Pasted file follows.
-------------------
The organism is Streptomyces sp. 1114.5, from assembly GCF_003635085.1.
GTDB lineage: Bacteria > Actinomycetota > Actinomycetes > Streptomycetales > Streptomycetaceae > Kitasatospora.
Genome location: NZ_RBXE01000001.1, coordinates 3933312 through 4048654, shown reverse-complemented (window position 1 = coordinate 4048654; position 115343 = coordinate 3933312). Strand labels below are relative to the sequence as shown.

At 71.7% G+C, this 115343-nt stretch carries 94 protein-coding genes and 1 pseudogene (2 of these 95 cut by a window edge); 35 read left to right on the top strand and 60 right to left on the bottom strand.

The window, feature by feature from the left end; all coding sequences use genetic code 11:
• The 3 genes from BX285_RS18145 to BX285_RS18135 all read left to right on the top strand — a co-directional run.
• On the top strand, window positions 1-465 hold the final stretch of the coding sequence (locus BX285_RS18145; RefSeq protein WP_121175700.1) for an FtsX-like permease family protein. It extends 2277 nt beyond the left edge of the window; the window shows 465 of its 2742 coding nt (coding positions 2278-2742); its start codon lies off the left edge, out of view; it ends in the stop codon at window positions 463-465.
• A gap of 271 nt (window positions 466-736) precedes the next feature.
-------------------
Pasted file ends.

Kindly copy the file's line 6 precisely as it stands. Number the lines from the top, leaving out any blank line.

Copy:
• The 3 genes from BX285_RS18145 to BX285_RS18135 all read left to right on the top strand — a co-directional run.